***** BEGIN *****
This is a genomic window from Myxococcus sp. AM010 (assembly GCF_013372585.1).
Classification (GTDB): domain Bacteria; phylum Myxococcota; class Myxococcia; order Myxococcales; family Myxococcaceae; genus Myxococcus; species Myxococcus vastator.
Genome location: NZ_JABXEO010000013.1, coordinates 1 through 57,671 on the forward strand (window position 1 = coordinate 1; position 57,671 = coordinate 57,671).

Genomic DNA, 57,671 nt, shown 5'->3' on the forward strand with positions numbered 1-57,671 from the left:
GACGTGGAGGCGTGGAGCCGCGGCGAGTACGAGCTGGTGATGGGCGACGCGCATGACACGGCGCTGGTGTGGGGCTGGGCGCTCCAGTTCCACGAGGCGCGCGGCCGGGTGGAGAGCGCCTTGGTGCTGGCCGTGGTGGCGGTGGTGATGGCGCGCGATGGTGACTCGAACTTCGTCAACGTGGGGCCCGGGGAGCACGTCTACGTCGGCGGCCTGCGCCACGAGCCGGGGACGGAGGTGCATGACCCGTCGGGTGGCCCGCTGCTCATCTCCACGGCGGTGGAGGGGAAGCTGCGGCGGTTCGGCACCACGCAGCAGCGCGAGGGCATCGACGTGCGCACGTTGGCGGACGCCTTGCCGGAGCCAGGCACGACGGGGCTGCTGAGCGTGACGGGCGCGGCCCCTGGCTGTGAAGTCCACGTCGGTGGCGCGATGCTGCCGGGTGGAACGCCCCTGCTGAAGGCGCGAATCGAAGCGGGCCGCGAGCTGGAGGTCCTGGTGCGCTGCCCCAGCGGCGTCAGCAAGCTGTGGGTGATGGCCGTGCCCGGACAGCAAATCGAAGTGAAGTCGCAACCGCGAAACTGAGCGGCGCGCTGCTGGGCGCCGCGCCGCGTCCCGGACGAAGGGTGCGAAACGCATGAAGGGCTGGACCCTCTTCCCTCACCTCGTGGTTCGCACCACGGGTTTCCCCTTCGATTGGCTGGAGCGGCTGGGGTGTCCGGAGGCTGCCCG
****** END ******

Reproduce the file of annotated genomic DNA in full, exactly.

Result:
This is a genomic window from Myxococcus sp. AM010 (assembly GCF_013372585.1).
Classification (GTDB): domain Bacteria; phylum Myxococcota; class Myxococcia; order Myxococcales; family Myxococcaceae; genus Myxococcus; species Myxococcus vastator.
Genome location: NZ_JABXEO010000013.1, coordinates 1 through 57,671 on the forward strand (window position 1 = coordinate 1; position 57,671 = coordinate 57,671).

Genomic DNA, 57,671 nt, shown 5'->3' on the forward strand with positions numbered 1-57,671 from the left:
GACGTGGAGGCGTGGAGCCGCGGCGAGTACGAGCTGGTGATGGGCGACGCGCATGACACGGCGCTGGTGTGGGGCTGGGCGCTCCAGTTCCACGAGGCGCGCGGCCGGGTGGAGAGCGCCTTGGTGCTGGCCGTGGTGGCGGTGGTGATGGCGCGCGATGGTGACTCGAACTTCGTCAACGTGGGGCCCGGGGAGCACGTCTACGTCGGCGGCCTGCGCCACGAGCCGGGGACGGAGGTGCATGACCCGTCGGGTGGCCCGCTGCTCATCTCCACGGCGGTGGAGGGGAAGCTGCGGCGGTTCGGCACCACGCAGCAGCGCGAGGGCATCGACGTGCGCACGTTGGCGGACGCCTTGCCGGAGCCAGGCACGACGGGGCTGCTGAGCGTGACGGGCGCGGCCCCTGGCTGTGAAGTCCACGTCGGTGGCGCGATGCTGCCGGGTGGAACGCCCCTGCTGAAGGCGCGAATCGAAGCGGGCCGCGAGCTGGAGGTCCTGGTGCGCTGCCCCAGCGGCGTCAGCAAGCTGTGGGTGATGGCCGTGCCCGGACAGCAAATCGAAGTGAAGTCGCAACCGCGAAACTGAGCGGCGCGCTGCTGGGCGCCGCGCCGCGTCCCGGACGAAGGGTGCGAAACGCATGAAGGGCTGGACCCTCTTCCCTCACCTCGTGGTTCGCACCACGGGTTTCCCCTTCGATTGGCTGGAGCGGCTGGGGTGTCCGGAGGCTGCCCG